Assistant professor Laura Newburgh has developed pioneering analysis and measurements that helped establish the brightness of a fast radio burst (FRB) emanating from a nearby magnetar located in the Milky Way.
FRBs are extremely bright, fast radio emissions that can release more energy in a fraction of a second than the Sun generates over many years. Astronomers discovered the existence of FRBs a decade ago and continue to debate the cause of the signals.
Newburgh is a co-author of a new study in the journal Nature, which finds that magnetars, a type of neutron star believed to have an extremely powerful magnetic field, could be the source of some FRBs.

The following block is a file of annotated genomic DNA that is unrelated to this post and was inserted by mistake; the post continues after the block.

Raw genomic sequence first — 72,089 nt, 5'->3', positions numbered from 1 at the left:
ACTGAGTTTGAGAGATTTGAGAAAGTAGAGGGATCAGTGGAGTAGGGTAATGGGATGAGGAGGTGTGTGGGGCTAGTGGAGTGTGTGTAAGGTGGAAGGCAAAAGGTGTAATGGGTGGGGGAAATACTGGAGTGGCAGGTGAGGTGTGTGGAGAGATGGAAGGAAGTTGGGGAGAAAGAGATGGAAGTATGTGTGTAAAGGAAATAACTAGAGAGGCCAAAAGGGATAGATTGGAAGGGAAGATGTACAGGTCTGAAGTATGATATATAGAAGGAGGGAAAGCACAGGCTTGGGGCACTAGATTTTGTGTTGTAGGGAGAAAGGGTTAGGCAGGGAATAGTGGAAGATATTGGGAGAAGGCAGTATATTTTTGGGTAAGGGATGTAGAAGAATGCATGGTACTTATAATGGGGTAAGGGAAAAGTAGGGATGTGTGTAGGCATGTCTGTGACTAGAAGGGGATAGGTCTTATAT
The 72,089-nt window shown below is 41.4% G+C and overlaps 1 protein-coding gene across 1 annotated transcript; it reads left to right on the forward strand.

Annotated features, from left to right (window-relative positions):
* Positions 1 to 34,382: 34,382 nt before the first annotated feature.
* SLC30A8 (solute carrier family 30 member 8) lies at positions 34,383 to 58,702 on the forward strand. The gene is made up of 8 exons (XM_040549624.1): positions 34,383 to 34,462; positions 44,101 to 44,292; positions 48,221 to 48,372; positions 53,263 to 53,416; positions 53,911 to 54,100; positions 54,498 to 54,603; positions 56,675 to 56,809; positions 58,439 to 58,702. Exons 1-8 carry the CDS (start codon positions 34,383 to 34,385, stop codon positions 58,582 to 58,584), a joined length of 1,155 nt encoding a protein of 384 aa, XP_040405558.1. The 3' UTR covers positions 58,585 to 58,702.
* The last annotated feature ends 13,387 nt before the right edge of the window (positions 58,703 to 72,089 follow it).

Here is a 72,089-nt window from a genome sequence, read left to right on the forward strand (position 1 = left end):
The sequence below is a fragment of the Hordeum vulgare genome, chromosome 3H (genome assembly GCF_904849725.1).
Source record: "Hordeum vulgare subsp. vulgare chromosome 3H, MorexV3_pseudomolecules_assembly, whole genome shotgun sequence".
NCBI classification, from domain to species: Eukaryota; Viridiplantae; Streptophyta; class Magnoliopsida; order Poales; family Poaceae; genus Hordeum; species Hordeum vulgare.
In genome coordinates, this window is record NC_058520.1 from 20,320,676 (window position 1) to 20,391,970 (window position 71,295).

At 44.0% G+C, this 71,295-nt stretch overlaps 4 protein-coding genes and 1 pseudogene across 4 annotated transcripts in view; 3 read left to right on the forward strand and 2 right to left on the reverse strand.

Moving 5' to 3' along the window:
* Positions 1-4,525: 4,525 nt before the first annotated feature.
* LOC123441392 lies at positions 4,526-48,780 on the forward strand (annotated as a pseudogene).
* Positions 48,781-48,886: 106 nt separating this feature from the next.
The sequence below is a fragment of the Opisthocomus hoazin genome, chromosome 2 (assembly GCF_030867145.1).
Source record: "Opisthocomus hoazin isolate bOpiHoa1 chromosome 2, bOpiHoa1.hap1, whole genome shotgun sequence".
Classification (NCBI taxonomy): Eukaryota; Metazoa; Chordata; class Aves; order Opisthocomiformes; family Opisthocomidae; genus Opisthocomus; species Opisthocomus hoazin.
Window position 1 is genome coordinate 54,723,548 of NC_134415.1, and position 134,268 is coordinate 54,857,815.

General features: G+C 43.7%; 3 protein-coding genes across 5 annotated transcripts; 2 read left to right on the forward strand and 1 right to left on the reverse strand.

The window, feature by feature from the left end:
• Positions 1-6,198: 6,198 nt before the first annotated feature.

“This is the first evidence of an astrophysical source for one FRB, tying it to a galactic neutron star with a large magnetic field and providing evidence that at least some FRBs are consistent with extragalactic magnetars, based on the brightness of this event,” said Newburgh.
The Canadian Hydrogen Intensity Mapping Experiment (CHIME), a collaboration of 50 scientists using a radio telescope at the Dominion Radio Astrophysical Observatory in Penticton, British Columbia, produced the research.
This article has been adapted from a YaleNews “Research Roundup” article.